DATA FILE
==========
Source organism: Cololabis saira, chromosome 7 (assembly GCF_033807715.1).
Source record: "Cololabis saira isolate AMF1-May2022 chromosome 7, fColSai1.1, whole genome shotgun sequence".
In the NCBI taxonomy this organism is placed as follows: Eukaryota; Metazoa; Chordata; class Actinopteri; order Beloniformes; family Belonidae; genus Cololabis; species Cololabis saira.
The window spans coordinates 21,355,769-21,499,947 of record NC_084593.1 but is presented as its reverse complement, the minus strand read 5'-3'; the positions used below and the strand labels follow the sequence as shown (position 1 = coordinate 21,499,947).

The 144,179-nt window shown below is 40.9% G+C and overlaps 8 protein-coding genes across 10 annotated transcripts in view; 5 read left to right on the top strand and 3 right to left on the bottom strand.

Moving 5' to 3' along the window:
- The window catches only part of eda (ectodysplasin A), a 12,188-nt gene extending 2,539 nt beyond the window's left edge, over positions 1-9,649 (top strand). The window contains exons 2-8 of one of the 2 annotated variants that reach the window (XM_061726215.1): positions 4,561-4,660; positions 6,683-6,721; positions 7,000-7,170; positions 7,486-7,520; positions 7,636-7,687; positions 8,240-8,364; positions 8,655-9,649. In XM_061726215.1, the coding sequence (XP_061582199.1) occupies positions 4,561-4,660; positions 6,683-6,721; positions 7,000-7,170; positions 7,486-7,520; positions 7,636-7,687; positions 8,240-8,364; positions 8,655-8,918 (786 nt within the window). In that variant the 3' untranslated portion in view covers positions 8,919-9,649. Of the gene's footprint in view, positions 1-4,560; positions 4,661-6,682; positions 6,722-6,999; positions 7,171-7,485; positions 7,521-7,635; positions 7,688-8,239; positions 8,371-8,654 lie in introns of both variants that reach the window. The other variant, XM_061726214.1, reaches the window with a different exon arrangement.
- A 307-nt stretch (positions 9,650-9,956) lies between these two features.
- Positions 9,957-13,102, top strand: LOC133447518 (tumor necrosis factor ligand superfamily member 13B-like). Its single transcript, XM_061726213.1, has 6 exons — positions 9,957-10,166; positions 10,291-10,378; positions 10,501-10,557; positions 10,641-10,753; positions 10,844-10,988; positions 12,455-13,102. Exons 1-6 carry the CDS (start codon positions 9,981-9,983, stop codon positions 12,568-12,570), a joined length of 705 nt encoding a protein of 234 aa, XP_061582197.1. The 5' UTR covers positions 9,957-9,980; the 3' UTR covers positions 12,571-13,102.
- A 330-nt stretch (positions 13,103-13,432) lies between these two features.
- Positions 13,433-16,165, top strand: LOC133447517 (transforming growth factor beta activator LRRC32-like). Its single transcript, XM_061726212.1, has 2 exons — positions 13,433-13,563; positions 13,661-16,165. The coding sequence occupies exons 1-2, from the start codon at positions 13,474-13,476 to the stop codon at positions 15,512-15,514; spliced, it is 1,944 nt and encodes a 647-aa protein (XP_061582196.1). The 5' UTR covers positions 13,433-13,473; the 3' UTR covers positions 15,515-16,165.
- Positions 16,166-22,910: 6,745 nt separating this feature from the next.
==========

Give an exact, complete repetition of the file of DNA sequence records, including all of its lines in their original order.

Source organism: Cololabis saira, chromosome 7 (assembly GCF_033807715.1).
Source record: "Cololabis saira isolate AMF1-May2022 chromosome 7, fColSai1.1, whole genome shotgun sequence".
In the NCBI taxonomy this organism is placed as follows: Eukaryota; Metazoa; Chordata; class Actinopteri; order Beloniformes; family Belonidae; genus Cololabis; species Cololabis saira.
The window spans coordinates 21,355,769-21,499,947 of record NC_084593.1 but is presented as its reverse complement, the minus strand read 5'-3'; the positions used below and the strand labels follow the sequence as shown (position 1 = coordinate 21,499,947).

The 144,179-nt window shown below is 40.9% G+C and overlaps 8 protein-coding genes across 10 annotated transcripts in view; 5 read left to right on the top strand and 3 right to left on the bottom strand.

Moving 5' to 3' along the window:
- The window catches only part of eda (ectodysplasin A), a 12,188-nt gene extending 2,539 nt beyond the window's left edge, over positions 1-9,649 (top strand). The window contains exons 2-8 of one of the 2 annotated variants that reach the window (XM_061726215.1): positions 4,561-4,660; positions 6,683-6,721; positions 7,000-7,170; positions 7,486-7,520; positions 7,636-7,687; positions 8,240-8,364; positions 8,655-9,649. In XM_061726215.1, the coding sequence (XP_061582199.1) occupies positions 4,561-4,660; positions 6,683-6,721; positions 7,000-7,170; positions 7,486-7,520; positions 7,636-7,687; positions 8,240-8,364; positions 8,655-8,918 (786 nt within the window). In that variant the 3' untranslated portion in view covers positions 8,919-9,649. Of the gene's footprint in view, positions 1-4,560; positions 4,661-6,682; positions 6,722-6,999; positions 7,171-7,485; positions 7,521-7,635; positions 7,688-8,239; positions 8,371-8,654 lie in introns of both variants that reach the window. The other variant, XM_061726214.1, reaches the window with a different exon arrangement.
- A 307-nt stretch (positions 9,650-9,956) lies between these two features.
- Positions 9,957-13,102, top strand: LOC133447518 (tumor necrosis factor ligand superfamily member 13B-like). Its single transcript, XM_061726213.1, has 6 exons — positions 9,957-10,166; positions 10,291-10,378; positions 10,501-10,557; positions 10,641-10,753; positions 10,844-10,988; positions 12,455-13,102. Exons 1-6 carry the CDS (start codon positions 9,981-9,983, stop codon positions 12,568-12,570), a joined length of 705 nt encoding a protein of 234 aa, XP_061582197.1. The 5' UTR covers positions 9,957-9,980; the 3' UTR covers positions 12,571-13,102.
- A 330-nt stretch (positions 13,103-13,432) lies between these two features.
- Positions 13,433-16,165, top strand: LOC133447517 (transforming growth factor beta activator LRRC32-like). Its single transcript, XM_061726212.1, has 2 exons — positions 13,433-13,563; positions 13,661-16,165. The coding sequence occupies exons 1-2, from the start codon at positions 13,474-13,476 to the stop codon at positions 15,512-15,514; spliced, it is 1,944 nt and encodes a 647-aa protein (XP_061582196.1). The 5' UTR covers positions 13,433-13,473; the 3' UTR covers positions 15,515-16,165.
- Positions 16,166-22,910: 6,745 nt separating this feature from the next.